I was invited to participate in a panel discussion at the (short but interesting) international conference on Education and Media in Sofia, Bulgaria today. The event was organised by the media group Bulgaria On Air in cooperation with Bloomberg TV. I was joined by Veselin Vackov (Director of Lidove noviny at Czech Republic),Barçın Inanc (opinions editor (op-ed) and journalist at Hürriyet Daily News in Turkey), and Massimiliano Dibitonto (CTO of madsign.biz in Rome).
With the popularity of free online course materials such as MIT’s OpenCourseWare and Open University’s MOOC, or the paid content (educational projects) that Lidove noviny or Lynda have been developing, why should people go to university (especially given the sky high tuition fee in the UK)? My talk addressed this concern. I shared my observation about the contemporary media industry, and the pedagogical philosophy and approaches we have developed at UCA Farnham to modern media education delivery. Essentially, I’d like to equip students the knowledge and analytical skills to reflect and think critically, the ability to proactively participate in media through creative communication, problem-solving and self-broadcasting.
Such media literacy and pedagogical approaches have bee nicely echoed and illustrated by my fellow panellists Massimiliano Dibitonto when he talked about p2p learning and ‘learning by doing’ embraced by the makers communities (his talk was entitled “From watching to making: the democratization of knowledge and invention”), and by Barcin Inanc when she noted the diverse voices on social media (or alternative media).
We had received excellent questions from the audience, ranging from how to encourage students to produce good content (focusing on quality not quantity), how to retain journalistic integrity while facing difficult financial situation (it’s a question regarding media ethics and professional code of conduct, how to deal with censorship and influence of political parties and commercial sponsors), how not to be controlled by technology but take control of technology, how we can deal with information overload on social media and in a media saturated environment. All and all, I’d say that having the ‘critical thinking’ skill is really the key. And that’s why we still teach students cultural and social theory to inform their young minds.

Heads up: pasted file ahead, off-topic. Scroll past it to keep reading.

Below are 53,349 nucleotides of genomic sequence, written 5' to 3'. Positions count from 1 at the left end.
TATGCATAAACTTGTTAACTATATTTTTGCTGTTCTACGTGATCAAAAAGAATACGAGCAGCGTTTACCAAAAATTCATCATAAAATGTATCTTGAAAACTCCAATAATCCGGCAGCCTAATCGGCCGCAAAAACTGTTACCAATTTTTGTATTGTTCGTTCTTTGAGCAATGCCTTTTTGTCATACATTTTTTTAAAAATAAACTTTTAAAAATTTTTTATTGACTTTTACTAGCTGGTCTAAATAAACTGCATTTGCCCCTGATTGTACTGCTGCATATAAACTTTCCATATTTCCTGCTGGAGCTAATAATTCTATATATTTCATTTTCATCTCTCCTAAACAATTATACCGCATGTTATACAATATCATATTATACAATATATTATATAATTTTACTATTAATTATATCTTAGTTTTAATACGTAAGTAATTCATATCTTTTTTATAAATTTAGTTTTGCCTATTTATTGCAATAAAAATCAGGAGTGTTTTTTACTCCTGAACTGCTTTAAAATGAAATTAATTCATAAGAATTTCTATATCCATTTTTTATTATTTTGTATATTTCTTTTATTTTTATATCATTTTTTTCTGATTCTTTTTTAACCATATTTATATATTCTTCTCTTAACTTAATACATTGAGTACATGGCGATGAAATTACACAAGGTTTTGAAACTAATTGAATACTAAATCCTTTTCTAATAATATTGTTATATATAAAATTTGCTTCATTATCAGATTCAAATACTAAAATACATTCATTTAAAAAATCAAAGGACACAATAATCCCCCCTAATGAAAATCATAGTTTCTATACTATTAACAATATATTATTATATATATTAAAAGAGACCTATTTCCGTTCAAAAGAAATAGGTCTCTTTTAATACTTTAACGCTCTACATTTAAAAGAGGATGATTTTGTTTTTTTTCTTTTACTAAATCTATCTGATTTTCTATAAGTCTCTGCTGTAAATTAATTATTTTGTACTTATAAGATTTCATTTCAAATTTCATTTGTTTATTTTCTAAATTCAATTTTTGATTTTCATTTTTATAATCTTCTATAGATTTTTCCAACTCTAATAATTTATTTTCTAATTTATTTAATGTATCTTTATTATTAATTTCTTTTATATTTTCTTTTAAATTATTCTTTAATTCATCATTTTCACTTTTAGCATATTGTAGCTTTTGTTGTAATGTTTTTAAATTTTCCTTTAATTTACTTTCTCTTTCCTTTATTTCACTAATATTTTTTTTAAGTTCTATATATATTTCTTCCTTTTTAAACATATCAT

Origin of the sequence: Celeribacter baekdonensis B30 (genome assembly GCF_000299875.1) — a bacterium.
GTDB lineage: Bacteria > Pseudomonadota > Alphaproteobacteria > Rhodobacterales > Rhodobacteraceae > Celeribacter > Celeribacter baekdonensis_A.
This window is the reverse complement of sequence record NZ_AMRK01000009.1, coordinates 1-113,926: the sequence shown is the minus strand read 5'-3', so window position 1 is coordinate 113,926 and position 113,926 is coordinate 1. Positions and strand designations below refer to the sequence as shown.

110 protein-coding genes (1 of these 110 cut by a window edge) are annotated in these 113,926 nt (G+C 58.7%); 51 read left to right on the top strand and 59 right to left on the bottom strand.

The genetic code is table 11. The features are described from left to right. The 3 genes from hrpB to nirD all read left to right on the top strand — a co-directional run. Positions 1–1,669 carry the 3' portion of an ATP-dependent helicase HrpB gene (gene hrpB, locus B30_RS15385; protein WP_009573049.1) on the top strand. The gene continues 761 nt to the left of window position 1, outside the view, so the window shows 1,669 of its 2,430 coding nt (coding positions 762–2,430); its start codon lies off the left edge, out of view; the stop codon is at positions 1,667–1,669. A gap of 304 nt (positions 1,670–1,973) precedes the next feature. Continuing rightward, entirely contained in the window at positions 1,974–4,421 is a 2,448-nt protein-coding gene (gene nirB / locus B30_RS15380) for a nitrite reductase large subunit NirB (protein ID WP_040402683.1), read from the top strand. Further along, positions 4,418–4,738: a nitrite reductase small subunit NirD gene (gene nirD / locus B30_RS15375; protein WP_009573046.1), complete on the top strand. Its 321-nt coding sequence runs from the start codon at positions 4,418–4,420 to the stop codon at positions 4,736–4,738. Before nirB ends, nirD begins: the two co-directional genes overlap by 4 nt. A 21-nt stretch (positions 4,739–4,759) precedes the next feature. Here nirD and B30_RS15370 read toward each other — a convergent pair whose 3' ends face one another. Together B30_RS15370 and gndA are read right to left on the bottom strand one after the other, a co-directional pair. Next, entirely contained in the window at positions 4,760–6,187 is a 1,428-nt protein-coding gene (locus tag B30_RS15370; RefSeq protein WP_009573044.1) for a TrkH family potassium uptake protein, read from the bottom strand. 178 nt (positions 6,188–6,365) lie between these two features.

During the evening reception celebrating the 4th anniversary of Bulgaria On Air, I learned something that would prove Bulgaria to be a progressive country: Just when Tom Bennett, the newly appointed Department for Education discipline tsar in the UK, is just about to begin an inquiry into how schools deal with pupils’ low-level persistent disruptive behaviour, Bulgarian government has made a law that bans the use of smartphones and tablet computers in schools as growing numbers of pupils are distracted by their mobile devices when they should be concentrating on their work . Angelina Genova (Ангелина Генова), a journalist from Dnevnik 24/7 asked me my opinion on this .
Well, first of all, who says Bulgaria lacks consistency, or determination or efficiency in reform (cf. UK Ambassador to Sofia Emma Hopkins’s recent comment)? My real sentiment is: How horrendous. I think teachers should integrate smartphones and tablets into teaching and learning, rather than confiscating them. I think students should learn when is the right time to use their computer for research, and when’s the right time to pay attention to the lectures or course work. After all, they should learn how to act responsibly and appropriately in different contexts. Banning is not the ultimate solution to dealing with low-level persistent disruptive behaviours; self-regulation is. Despite I feel totally neglected and annoyed by students checking messages on their phones during my lecture, I’d try to integrate the phones into the learning and teaching, and make my lectures more interesting to catch their attention, rather than removing the phones from the classroom. It’s not going to be easy (and nobody says it’s going to be), but I think that’s the way to go at the university level.
More information about this event can be found here.
 More info on the ban on the use of mobile phones in Bulgarian schools: the use of mobile phones are banned the same way smoking and bringing weapons to the classroom are banned, but students can still use tablets or computers if that is somehow part of the educational process and is approved by the teacher. Also the ban does not apply to universities.
 This interview has been published on the 7th of October 2015 – see http://www.dnevnik.bg/intervju/2015/10/07/2623248_juvei_lin_prepodavatel_po_medii_i_komunikacii/?ref=interview
— Tim Pilgrim (@TimThePilgrim) October 5, 2015